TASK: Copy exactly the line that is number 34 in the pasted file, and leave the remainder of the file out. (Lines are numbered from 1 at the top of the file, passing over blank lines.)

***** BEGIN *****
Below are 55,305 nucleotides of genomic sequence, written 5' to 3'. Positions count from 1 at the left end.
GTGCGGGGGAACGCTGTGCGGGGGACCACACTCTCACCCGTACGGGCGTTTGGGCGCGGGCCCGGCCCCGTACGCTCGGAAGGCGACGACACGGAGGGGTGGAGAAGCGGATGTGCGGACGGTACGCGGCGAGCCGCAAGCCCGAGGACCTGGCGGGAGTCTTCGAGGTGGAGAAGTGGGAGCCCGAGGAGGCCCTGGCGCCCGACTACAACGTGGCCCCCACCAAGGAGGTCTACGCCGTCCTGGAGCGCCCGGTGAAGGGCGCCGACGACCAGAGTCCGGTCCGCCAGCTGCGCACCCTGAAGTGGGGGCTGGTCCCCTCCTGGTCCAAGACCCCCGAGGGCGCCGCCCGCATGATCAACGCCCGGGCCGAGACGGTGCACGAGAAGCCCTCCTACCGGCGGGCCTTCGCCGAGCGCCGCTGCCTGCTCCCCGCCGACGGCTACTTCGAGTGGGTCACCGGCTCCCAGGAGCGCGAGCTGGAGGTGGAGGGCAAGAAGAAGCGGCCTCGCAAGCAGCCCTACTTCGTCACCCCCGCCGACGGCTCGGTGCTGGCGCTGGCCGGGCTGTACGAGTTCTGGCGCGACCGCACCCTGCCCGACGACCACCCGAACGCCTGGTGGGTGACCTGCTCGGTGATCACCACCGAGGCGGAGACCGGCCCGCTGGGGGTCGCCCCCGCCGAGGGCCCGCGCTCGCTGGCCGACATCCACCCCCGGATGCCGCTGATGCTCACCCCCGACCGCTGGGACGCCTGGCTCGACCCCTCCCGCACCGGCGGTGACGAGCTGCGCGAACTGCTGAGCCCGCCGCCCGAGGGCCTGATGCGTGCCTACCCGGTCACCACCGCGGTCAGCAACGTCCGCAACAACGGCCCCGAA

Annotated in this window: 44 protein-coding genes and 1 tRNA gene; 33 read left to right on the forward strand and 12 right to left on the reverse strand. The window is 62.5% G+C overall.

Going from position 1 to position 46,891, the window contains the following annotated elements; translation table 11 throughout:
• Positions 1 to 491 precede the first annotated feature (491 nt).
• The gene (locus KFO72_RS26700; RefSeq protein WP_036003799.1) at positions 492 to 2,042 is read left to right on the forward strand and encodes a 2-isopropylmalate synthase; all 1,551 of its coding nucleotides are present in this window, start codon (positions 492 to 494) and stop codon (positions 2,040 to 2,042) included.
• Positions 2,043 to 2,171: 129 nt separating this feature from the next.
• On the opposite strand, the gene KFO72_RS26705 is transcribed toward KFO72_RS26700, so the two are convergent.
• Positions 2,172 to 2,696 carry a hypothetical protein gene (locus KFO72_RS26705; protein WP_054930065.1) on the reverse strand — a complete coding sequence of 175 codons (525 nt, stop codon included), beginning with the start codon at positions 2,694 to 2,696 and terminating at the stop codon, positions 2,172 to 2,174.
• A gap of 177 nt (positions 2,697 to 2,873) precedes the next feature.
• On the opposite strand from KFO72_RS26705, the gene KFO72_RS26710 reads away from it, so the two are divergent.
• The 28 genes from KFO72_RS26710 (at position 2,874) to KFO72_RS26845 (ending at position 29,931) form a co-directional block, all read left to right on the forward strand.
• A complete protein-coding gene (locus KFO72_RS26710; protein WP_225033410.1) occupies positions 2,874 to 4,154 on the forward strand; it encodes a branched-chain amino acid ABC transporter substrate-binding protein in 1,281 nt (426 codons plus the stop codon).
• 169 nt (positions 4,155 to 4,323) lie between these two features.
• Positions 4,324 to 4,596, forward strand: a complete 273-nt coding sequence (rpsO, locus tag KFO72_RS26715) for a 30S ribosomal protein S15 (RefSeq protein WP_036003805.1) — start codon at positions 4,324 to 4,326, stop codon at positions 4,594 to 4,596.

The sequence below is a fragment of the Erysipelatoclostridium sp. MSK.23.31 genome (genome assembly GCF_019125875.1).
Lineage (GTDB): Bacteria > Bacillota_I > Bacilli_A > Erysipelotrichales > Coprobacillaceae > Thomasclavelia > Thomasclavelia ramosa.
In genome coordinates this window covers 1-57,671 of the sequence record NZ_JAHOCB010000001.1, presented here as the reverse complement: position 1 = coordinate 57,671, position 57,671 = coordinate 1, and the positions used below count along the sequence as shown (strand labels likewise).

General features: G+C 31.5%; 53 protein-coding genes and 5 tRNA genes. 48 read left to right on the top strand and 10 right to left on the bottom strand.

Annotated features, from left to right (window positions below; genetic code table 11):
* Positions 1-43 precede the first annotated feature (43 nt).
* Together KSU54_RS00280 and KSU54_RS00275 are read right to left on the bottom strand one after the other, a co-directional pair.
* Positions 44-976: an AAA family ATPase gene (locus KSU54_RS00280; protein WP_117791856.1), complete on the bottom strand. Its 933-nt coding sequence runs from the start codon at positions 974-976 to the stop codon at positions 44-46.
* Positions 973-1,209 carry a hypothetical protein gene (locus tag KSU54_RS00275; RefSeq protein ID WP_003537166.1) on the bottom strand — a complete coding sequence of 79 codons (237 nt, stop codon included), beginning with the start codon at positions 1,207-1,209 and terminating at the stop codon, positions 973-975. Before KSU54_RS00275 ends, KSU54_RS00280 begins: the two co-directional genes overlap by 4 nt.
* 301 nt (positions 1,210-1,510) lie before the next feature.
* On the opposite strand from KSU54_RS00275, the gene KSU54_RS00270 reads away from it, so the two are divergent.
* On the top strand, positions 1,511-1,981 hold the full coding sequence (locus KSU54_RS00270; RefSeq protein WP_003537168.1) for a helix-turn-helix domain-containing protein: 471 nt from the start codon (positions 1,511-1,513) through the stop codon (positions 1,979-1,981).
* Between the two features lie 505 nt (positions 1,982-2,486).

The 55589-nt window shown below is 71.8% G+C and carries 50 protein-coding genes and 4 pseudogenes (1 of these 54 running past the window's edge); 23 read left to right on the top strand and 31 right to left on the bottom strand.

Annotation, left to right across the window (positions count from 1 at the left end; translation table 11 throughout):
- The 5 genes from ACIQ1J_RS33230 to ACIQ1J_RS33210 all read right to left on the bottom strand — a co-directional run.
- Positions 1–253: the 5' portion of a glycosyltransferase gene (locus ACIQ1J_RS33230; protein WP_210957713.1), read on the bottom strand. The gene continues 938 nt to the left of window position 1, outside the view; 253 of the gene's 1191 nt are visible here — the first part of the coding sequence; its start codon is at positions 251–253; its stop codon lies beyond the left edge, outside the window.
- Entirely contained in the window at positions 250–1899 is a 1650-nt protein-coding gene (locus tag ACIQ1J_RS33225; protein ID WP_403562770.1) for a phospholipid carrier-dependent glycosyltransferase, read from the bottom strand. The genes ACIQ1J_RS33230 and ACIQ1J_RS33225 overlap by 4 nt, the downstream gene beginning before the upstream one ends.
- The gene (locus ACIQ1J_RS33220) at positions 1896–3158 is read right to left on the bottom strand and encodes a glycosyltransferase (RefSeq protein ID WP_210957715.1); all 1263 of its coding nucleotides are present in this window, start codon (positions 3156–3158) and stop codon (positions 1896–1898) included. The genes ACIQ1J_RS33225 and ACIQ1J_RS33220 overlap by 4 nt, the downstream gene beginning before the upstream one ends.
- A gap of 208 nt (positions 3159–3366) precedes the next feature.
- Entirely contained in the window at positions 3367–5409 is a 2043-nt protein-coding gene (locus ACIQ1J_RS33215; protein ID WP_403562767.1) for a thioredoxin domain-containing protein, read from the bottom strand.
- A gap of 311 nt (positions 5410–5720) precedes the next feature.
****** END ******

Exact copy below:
- The gene (locus ACIQ1J_RS33220) at positions 1896–3158 is read right to left on the bottom strand and encodes a glycosyltransferase (RefSeq protein ID WP_210957715.1); all 1263 of its coding nucleotides are present in this window, start codon (positions 3156–3158) and stop codon (positions 1896–1898) included. The genes ACIQ1J_RS33225 and ACIQ1J_RS33220 overlap by 4 nt, the downstream gene beginning before the upstream one ends.